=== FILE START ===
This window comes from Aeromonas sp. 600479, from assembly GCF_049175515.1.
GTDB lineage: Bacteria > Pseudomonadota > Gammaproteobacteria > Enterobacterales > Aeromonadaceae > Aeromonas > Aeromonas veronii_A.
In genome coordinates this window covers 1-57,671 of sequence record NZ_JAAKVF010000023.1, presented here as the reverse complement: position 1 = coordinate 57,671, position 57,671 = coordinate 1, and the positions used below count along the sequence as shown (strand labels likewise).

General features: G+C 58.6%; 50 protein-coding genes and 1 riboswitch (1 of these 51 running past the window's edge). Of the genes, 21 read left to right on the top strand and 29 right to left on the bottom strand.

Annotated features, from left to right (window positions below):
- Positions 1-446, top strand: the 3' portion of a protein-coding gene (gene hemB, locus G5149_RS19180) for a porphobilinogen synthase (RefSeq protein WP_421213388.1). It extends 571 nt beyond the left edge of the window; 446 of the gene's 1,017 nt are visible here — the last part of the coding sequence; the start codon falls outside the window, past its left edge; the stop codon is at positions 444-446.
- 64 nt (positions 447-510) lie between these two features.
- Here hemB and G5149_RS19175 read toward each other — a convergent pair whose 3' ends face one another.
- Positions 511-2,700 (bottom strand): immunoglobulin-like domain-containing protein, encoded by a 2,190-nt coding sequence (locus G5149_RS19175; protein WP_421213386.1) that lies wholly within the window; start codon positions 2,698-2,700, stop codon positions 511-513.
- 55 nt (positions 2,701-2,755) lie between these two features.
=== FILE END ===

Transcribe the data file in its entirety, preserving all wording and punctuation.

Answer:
This window comes from Aeromonas sp. 600479, from assembly GCF_049175515.1.
GTDB lineage: Bacteria > Pseudomonadota > Gammaproteobacteria > Enterobacterales > Aeromonadaceae > Aeromonas > Aeromonas veronii_A.
In genome coordinates this window covers 1-57,671 of sequence record NZ_JAAKVF010000023.1, presented here as the reverse complement: position 1 = coordinate 57,671, position 57,671 = coordinate 1, and the positions used below count along the sequence as shown (strand labels likewise).

General features: G+C 58.6%; 50 protein-coding genes and 1 riboswitch (1 of these 51 running past the window's edge). Of the genes, 21 read left to right on the top strand and 29 right to left on the bottom strand.

Annotated features, from left to right (window positions below):
- Positions 1-446, top strand: the 3' portion of a protein-coding gene (gene hemB, locus G5149_RS19180) for a porphobilinogen synthase (RefSeq protein WP_421213388.1). It extends 571 nt beyond the left edge of the window; 446 of the gene's 1,017 nt are visible here — the last part of the coding sequence; the start codon falls outside the window, past its left edge; the stop codon is at positions 444-446.
- 64 nt (positions 447-510) lie between these two features.
- Here hemB and G5149_RS19175 read toward each other — a convergent pair whose 3' ends face one another.
- Positions 511-2,700 (bottom strand): immunoglobulin-like domain-containing protein, encoded by a 2,190-nt coding sequence (locus G5149_RS19175; protein WP_421213386.1) that lies wholly within the window; start codon positions 2,698-2,700, stop codon positions 511-513.
- 55 nt (positions 2,701-2,755) lie between these two features.